Queen Sonja opened the new National Museum
“Today a new building is opening up to us all, and art is gaining a new home. This is a building where dreams began from the moment when the Crown Princess and I laid the cornerstone six years ago,” said Her Majesty The Queen when she opened the new National Museum today.
The opening ceremony for the largest art museum in the Nordic region was held at the Museum Square in front of the museum, and His Majesty The King and Their Royal Highnesses Crown Prince Haakon and Crown Princess Mette-Marit were also in attendance.
The Queen spoke at the opening of the National Museum. Photo: Sven Gj. Gjeruldsen, The Royal Court.
“The power of the encounter lies in its physical aspect. This applies to encounters with art, with ourselves and with each other. People will have encounters in these halls. Strangers will meet each other’s gaze and realise: you have seen it. I have seen it. And together they will acknowledge: we are not alone,” Queen Sonja said in her opening remarks.
Together with Director Karin Hindsbo, the Queen cut the ribbon and formally opened the National Museum.
The Queen cut the ribbon and declared the National Museum to be open. Photo: Sara Svanemyr, The Royal Court.
The new National Museum gathers older and modern art, architecture, design, arts and crafts and contemporary art under one roof. The museum was designed by architect Klaus Schuwerk from the architectural firm Kleihues + Schuwerk, and built by Statsbygg, the Norwegian Directorate of Public Construction and Property. The building is located in the heart of Oslo, and has a prominent place in the urban landscape. The collection offers a comprehensive overview of Norway’s national art and cultural history.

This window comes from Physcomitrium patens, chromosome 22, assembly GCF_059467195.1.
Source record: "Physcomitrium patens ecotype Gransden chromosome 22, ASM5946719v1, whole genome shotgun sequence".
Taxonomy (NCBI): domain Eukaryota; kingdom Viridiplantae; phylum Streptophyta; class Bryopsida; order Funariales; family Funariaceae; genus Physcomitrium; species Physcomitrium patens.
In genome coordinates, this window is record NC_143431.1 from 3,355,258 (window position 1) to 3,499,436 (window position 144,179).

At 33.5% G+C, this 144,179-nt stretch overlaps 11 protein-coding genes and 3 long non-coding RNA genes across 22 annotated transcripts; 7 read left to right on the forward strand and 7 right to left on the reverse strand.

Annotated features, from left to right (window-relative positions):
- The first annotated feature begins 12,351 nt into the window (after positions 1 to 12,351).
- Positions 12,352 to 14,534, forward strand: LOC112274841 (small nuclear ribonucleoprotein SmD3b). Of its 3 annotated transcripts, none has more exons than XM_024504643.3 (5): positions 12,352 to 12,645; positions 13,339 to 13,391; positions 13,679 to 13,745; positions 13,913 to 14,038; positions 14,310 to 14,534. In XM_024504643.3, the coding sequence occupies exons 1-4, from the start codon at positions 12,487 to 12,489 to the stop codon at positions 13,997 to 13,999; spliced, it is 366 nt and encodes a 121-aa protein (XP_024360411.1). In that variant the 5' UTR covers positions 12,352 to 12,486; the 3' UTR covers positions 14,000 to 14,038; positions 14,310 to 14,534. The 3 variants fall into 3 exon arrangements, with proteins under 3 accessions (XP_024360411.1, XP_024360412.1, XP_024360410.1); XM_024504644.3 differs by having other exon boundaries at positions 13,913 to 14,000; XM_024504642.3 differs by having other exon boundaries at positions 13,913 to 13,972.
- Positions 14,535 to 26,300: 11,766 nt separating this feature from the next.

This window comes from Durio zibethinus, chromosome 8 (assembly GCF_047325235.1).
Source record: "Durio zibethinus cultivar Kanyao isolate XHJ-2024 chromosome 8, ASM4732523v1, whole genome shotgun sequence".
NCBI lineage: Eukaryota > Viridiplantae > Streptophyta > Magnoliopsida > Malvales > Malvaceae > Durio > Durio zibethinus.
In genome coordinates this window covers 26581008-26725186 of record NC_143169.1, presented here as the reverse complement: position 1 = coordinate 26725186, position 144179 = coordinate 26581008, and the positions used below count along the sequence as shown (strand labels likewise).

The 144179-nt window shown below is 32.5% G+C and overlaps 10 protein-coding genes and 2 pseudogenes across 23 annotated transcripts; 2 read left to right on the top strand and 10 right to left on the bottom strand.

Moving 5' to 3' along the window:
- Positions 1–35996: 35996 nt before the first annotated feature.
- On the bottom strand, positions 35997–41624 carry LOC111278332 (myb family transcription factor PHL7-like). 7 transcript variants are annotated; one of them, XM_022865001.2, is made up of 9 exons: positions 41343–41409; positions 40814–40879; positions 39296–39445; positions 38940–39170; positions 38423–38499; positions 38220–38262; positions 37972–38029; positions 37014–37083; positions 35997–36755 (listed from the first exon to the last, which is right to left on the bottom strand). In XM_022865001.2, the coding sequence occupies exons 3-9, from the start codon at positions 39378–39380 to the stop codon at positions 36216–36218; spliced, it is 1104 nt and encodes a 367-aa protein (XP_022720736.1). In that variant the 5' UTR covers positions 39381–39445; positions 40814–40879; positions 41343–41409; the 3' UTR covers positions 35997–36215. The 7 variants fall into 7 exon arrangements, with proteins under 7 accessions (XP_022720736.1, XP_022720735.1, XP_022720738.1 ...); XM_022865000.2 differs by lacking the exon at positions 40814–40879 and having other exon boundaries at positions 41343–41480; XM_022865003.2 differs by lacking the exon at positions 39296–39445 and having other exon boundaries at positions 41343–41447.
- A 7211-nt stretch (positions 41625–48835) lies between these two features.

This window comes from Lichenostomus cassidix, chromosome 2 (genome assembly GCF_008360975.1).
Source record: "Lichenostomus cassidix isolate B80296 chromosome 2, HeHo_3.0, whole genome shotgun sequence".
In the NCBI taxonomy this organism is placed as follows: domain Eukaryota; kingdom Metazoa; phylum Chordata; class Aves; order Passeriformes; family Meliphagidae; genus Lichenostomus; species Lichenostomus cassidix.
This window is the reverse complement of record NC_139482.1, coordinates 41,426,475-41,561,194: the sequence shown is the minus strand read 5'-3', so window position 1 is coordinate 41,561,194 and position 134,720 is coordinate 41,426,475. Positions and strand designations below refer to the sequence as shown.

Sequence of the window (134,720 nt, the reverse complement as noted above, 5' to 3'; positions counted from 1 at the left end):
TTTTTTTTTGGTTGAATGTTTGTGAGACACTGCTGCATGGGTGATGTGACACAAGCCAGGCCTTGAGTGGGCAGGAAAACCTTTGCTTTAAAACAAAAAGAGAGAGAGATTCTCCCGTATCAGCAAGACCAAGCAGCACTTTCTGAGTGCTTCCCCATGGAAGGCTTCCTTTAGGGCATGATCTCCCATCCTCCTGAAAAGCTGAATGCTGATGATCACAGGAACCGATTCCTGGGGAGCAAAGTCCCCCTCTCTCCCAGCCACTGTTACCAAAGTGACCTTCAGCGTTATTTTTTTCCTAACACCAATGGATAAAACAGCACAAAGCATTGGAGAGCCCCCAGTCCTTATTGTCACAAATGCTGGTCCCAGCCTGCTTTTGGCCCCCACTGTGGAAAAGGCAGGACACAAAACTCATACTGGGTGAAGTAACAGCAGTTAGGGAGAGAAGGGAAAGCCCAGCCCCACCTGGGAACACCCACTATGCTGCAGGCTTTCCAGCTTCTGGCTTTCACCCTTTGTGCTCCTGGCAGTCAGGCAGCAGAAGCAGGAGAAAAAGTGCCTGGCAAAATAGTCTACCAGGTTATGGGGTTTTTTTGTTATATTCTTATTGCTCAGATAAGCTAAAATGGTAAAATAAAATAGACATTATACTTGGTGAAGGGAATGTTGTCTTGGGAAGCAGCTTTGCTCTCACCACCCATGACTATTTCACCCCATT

Prime Minister Jonas Gahr Støre also spoke at the opening ceremony.
Iman Meskini served as master of ceremonies, and musical entertainment was provided by Marja Mortensson and Beharie, accompanied by string players.
The King, the Queen, the Crown Prince and the Crown Princess all attended the opening ceremony at the Museum Square in front of the new National Museum in Oslo. Photo: Sven Gj. Gjeruldsen, The Royal Court.
Norway’s new National Museum
On 11 June the National Museum opened its doors to the public. The new National Museum creates a unified home for Norway’s national collection of art, architecture and design. Some 6500 works from the collection of older, modern and contemporary art, architecture, arts and crafts and design are on display in a collection that extends across 86 exhibition halls on two storeys, covering art from antiquity to the present day.
At the top of the museum is the Light Hall, which is clad with marble and glass and can be illuminated from the inside in the evening.
Well-known, iconic works are on display in the large exhibition halls in the new National Museum. Photo: Geir Olsen / NTB.
The inaugural exhibition, I Call It Art, shows works by 150 contemporary artists who are based in Norway, and whose works had not previously been purchased for the museum’s collection.
The new National Museum is a continuation of the National Gallery that was established as Norway’s first public art museum by the Storting (Norwegian parliament), in 1837. In 2003 this museum, the Museum of Decorative Arts and Design, the Museum of Architecture and the Museum of Contemporary Art were consolidated to form the National Museum of Art, Architecture and Design.
Cornerstone laid in 2016
In 2016 the Queen and the Crown Princess took part in the ceremony to lay the cornerstone for the new National Museum. Together they laid the cornerstone box containing a colour print of Norway’s national coat of arms, drawings and documents related to the building, a set of 2016 postage stamps, and the invitation and guest list for the cornerstone laying ceremony.
Queen Sonja and Crown Princess Mette-Marit placed the cornerstone box in a rucksack that was deposited where the cornerstone was laid on the site of the museum in 2016. Photo: Heiko Junge / NTB scanpix.
Yesterday the Queen, the Crown Prince and the Crown Princess attended an official inaugural dinner for invited guests. Before dining, the guests were given a brief guided tour of some of the exhibition halls at the National Museum.
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